11. Multitask
My mom-in-law always tells me that I'm really quick in the kitchen. This is after years of practice dove-tailing and multi-tasking. For example, I don't chop all my vegetables before I start cooking. I chop only what goes in first, chillies and onions for example. While that's cooking, I quickly chop the rest. This means that the stove is up and running within a few minutes of me entering the kitchen. This means that a simple dinner is ready within half an hour, and a fancy one within an hour. I also follow a sign I saw at MOS Burger - CAYG. It means Clean As You Go. So while things are on the stove, I start cleaning up and clearing away what's not needed anymore. This makes the post-cooking clean-up a breeze as I just need to wipe the stove and countertop.

I also multi-task at the gym by turning on the TV and getting the news while I work out. Sometimes, when I'm on the treadmill, I also do a bit of work in my head, like thinking of a catchy title or a funny cartoon for the article I'm working on. Also, since I refuse to get a data plan, I have no Facebook or WhatsApp or whatever distracting me during my bus rides to pick up Xena, and that is also a very relaxing, de-stressing time for me and my thoughts.

12. Get help
And by that, I don't mean hire a helper. Viv and I are thankfully on the same wavelength on this one. We don't want a stranger living in our house, cooking our food and bringing up our kid. Thankfully, my job allows me to be home. We have tried the 'part-time helper' path, but it's didn't work out well, mainly because Virgo-man thinks (and I agree) that we do a better job. The help I'm talking about is within the family. Everyone pitches in, so you're not the only one managing the kid and the household. Viv, of course, does a lot of housework, but Xena and I are in the house for the most part, so we do quite a bit. I read somewhere that having kids is like continually having to clean up after a party you didn't attend. Well, I refuse to. Since she was a toddler, I've made her do chores and now she's pretty good at it. She can clear the dishwasher, remove dry clothes from the clothesline, put clothes into the washing machine, fold clothes, clean her room, wipe tables, etc. etc. Of course, I still have to run after her to remind her that I can't see her desk anymore and she needs to clear out the 309582875 things on it, but I'm hoping that in time, tidiness will become a lifestyle for her.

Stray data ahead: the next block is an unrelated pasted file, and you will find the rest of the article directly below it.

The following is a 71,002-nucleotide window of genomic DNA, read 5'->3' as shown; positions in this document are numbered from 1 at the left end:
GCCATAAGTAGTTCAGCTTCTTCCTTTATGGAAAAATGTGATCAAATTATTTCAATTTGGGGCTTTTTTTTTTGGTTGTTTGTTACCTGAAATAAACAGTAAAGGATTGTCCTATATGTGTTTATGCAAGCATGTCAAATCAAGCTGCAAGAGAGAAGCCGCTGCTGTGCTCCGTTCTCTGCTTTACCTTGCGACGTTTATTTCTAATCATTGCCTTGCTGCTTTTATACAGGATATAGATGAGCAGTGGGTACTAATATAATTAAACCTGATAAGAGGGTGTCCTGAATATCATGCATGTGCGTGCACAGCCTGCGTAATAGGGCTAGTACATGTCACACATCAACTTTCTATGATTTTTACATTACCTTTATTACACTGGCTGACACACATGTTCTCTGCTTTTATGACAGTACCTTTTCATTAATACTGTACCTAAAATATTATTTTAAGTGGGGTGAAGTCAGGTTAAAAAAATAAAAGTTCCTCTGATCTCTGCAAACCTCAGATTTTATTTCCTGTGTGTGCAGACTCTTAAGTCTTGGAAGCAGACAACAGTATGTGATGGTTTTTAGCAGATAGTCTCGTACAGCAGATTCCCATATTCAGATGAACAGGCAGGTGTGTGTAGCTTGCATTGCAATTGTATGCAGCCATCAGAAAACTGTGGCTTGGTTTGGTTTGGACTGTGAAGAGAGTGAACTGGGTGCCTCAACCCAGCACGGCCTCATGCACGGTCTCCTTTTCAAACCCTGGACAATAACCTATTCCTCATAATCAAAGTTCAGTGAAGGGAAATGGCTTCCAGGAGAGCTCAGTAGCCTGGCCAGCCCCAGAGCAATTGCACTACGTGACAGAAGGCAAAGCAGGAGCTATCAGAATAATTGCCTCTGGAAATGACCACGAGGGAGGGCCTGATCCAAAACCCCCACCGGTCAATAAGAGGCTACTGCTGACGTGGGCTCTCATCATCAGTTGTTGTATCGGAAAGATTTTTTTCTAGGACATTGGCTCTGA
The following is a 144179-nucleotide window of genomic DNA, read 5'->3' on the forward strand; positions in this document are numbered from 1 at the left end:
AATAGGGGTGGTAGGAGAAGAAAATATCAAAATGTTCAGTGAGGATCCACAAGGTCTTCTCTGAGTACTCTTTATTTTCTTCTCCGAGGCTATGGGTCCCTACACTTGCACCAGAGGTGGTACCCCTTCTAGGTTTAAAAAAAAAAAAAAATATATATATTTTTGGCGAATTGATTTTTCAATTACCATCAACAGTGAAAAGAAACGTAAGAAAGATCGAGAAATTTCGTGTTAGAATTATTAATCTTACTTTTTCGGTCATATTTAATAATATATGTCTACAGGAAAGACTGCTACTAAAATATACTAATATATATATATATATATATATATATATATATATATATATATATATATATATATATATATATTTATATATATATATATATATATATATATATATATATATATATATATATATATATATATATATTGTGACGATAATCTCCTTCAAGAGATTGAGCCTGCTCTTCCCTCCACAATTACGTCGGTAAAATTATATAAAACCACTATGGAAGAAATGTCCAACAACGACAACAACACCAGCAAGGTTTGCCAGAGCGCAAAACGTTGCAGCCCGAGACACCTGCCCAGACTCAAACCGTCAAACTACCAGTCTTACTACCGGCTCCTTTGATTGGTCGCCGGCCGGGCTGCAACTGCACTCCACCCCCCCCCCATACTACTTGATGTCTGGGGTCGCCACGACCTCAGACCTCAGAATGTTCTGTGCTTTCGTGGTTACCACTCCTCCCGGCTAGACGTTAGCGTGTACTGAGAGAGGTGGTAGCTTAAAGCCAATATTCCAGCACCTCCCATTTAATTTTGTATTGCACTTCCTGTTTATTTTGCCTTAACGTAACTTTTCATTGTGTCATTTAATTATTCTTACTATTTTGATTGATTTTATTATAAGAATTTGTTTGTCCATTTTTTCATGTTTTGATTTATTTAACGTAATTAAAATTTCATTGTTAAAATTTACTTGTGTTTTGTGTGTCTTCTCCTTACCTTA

13. Plan fun